Story and illustration by Talya Dahan Dunleavy

A friend told me that he had seen a beautiful carved Chinese walnut on TV’s antiques Road show. He was fascinated by it. This sparked my interest and i decided to collect them.

I was always drawn to Chinese culture and history. Sure enough, my lucky day arrived and I became the proud owner of an antique carved Chinese walnut. It now sits happily in my display cabinet and I enjoy it whenever I pass by.

My walnut was carved over a hundred years ago in the last days of the Ching dynasty in china. It was a very different world from ours.

I can imagine the carver sitting on the steps of a tiny workshop, in the middle of a bustling Chinese market. Maybe it was in Peking, a great commercial center. The voices of thousands of people, birds and other animals, mix with the clanking sound of rapid footsteps. The delicious smells make me hungry.

My walnut still has a beautiful faint aroma. It is carved with figures of immortals and flowers. It stands 1.75 tall and wide. The round carved wooden stand matches it perfectly. The walnut is a deep tobacco color. It has a patina of over a century of handling and oxidation. All the sharp edges are gone. They have been smoothed off by the skin of human hands.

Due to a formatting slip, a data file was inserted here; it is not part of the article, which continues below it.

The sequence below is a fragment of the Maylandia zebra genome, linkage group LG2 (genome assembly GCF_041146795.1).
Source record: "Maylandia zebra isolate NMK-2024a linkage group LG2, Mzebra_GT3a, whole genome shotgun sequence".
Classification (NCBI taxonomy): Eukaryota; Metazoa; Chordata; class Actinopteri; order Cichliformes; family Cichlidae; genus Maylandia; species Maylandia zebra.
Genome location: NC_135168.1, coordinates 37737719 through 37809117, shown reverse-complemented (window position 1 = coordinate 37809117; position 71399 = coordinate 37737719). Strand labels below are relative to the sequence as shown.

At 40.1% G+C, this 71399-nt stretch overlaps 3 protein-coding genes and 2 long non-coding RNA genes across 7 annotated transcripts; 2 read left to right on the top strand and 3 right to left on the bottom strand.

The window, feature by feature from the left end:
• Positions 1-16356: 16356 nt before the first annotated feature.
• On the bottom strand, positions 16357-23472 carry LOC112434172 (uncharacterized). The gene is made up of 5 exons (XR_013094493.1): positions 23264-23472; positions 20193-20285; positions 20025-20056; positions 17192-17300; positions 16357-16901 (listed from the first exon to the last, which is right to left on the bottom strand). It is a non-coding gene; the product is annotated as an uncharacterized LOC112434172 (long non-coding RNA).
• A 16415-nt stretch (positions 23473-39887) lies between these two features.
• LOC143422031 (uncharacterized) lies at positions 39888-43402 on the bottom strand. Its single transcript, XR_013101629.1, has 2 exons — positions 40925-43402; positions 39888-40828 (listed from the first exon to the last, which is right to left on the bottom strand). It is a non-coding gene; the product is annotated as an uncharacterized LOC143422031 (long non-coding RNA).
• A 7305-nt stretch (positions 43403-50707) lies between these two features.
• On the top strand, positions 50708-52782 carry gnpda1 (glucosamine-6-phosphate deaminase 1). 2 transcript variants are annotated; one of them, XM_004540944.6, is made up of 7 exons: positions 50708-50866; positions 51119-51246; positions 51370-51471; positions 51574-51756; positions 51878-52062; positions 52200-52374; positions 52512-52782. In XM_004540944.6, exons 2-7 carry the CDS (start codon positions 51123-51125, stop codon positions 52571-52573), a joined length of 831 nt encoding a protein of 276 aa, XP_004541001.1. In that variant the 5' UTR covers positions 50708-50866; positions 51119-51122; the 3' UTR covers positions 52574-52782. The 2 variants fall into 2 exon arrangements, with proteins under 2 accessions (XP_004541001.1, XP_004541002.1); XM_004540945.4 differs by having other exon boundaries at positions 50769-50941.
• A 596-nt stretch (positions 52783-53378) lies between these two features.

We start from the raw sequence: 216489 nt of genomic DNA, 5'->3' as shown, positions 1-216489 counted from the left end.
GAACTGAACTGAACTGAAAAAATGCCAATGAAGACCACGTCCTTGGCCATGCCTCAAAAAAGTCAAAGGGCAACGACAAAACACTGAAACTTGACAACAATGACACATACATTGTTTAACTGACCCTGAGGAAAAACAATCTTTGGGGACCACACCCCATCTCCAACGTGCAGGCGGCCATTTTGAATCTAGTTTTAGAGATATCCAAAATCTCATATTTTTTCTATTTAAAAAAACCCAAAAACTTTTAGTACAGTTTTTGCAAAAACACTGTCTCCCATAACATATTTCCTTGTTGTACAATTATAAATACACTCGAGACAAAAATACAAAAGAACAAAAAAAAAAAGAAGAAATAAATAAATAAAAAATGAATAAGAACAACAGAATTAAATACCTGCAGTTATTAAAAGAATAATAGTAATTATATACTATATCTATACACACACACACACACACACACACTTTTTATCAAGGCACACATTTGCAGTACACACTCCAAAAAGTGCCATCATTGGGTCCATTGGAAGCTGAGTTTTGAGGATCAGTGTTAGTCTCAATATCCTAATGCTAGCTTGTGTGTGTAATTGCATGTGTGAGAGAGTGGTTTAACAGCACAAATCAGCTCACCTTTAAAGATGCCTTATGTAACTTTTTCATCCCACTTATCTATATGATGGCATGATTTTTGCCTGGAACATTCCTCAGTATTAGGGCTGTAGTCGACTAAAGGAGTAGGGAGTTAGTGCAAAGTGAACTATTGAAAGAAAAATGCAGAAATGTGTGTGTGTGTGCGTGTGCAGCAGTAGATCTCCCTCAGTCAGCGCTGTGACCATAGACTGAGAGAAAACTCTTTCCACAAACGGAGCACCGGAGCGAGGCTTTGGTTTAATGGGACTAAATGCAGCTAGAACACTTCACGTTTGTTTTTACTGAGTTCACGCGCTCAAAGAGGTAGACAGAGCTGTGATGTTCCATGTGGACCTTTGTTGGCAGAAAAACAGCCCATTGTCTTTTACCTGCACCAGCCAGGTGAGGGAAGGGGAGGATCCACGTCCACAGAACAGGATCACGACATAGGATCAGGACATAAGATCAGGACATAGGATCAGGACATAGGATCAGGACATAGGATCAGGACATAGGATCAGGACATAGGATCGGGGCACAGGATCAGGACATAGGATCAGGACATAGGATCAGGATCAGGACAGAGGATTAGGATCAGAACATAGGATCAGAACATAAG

Did people carry these in their pockets for good luck? I imagine that they did. Maybe they would rub it while gambling, wishing it would bring them a great fortune.

My walnut is so light, only 12 grams, yet it is so sturdy and durable. It is slightly warm to the touch, not hard as a stone carving would be. The seed is gone from the closed shell, probably by some Chinese ingenuity. My walnut has been in so many interesting places and it wants to tell me stories. I listen.

Someday I might write a book about my walnut’s life. 

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So imaginative! This story made me want to have a special walnut in MY pocket.
Gaylord Millentree
Very Interesting and compelling read. Yes if the walnut could only talk...However it communicate in other ways by its warmth, beautiful style and the cultural influences you describe with great ability and knowledge
Colin Higgins
Very interesting read. Fascinating stuff.
Crystal Demers
Enchanting little story and rich in history.

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About the author

Talya Dahan Dunleavy

Talya Dahan Dunleavy was the first daughter born in Kibbutz Reim, in 1952. Her cousin Noam Bensaid, Alexis son, was the first son of Kibbutz Reim. In 1957 They moved to Mitspe Ramon with a group of...

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